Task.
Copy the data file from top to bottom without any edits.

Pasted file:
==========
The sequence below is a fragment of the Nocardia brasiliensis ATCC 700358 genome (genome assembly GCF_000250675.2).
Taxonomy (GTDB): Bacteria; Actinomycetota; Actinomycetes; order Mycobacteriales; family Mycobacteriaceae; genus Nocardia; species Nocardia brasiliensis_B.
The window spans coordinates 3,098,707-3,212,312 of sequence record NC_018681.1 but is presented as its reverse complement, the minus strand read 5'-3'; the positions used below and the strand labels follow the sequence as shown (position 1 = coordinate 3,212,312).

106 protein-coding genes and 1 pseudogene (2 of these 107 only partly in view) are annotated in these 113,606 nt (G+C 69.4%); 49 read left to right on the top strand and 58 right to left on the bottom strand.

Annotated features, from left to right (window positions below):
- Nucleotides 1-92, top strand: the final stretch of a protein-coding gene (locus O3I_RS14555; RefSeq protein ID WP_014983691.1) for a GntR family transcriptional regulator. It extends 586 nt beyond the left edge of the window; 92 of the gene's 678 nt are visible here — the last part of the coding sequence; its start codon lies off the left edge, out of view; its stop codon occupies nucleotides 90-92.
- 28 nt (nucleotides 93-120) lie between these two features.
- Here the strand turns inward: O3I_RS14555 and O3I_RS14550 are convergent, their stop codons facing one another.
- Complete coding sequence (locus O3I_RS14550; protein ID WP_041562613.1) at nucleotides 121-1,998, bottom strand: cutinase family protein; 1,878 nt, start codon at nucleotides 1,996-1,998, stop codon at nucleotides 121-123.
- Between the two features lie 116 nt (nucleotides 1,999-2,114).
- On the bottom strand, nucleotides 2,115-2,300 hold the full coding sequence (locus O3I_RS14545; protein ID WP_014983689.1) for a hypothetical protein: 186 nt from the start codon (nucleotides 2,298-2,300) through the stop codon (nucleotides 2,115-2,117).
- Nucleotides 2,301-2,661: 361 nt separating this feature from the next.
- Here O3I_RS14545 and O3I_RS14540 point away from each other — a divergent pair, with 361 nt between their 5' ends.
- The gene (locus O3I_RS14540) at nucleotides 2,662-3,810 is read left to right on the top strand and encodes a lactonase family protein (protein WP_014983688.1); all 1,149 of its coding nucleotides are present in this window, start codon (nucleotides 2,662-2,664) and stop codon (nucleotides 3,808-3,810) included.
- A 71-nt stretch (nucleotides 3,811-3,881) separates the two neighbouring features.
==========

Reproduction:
The sequence below is a fragment of the Nocardia brasiliensis ATCC 700358 genome (genome assembly GCF_000250675.2).
Taxonomy (GTDB): Bacteria; Actinomycetota; Actinomycetes; order Mycobacteriales; family Mycobacteriaceae; genus Nocardia; species Nocardia brasiliensis_B.
The window spans coordinates 3,098,707-3,212,312 of sequence record NC_018681.1 but is presented as its reverse complement, the minus strand read 5'-3'; the positions used below and the strand labels follow the sequence as shown (position 1 = coordinate 3,212,312).

106 protein-coding genes and 1 pseudogene (2 of these 107 only partly in view) are annotated in these 113,606 nt (G+C 69.4%); 49 read left to right on the top strand and 58 right to left on the bottom strand.

Annotated features, from left to right (window positions below):
- Nucleotides 1-92, top strand: the final stretch of a protein-coding gene (locus O3I_RS14555; RefSeq protein ID WP_014983691.1) for a GntR family transcriptional regulator. It extends 586 nt beyond the left edge of the window; 92 of the gene's 678 nt are visible here — the last part of the coding sequence; its start codon lies off the left edge, out of view; its stop codon occupies nucleotides 90-92.
- 28 nt (nucleotides 93-120) lie between these two features.
- Here the strand turns inward: O3I_RS14555 and O3I_RS14550 are convergent, their stop codons facing one another.
- Complete coding sequence (locus O3I_RS14550; protein ID WP_041562613.1) at nucleotides 121-1,998, bottom strand: cutinase family protein; 1,878 nt, start codon at nucleotides 1,996-1,998, stop codon at nucleotides 121-123.
- Between the two features lie 116 nt (nucleotides 1,999-2,114).
- On the bottom strand, nucleotides 2,115-2,300 hold the full coding sequence (locus O3I_RS14545; protein ID WP_014983689.1) for a hypothetical protein: 186 nt from the start codon (nucleotides 2,298-2,300) through the stop codon (nucleotides 2,115-2,117).
- Nucleotides 2,301-2,661: 361 nt separating this feature from the next.
- Here O3I_RS14545 and O3I_RS14540 point away from each other — a divergent pair, with 361 nt between their 5' ends.
- The gene (locus O3I_RS14540) at nucleotides 2,662-3,810 is read left to right on the top strand and encodes a lactonase family protein (protein WP_014983688.1); all 1,149 of its coding nucleotides are present in this window, start codon (nucleotides 2,662-2,664) and stop codon (nucleotides 3,808-3,810) included.
- A 71-nt stretch (nucleotides 3,811-3,881) separates the two neighbouring features.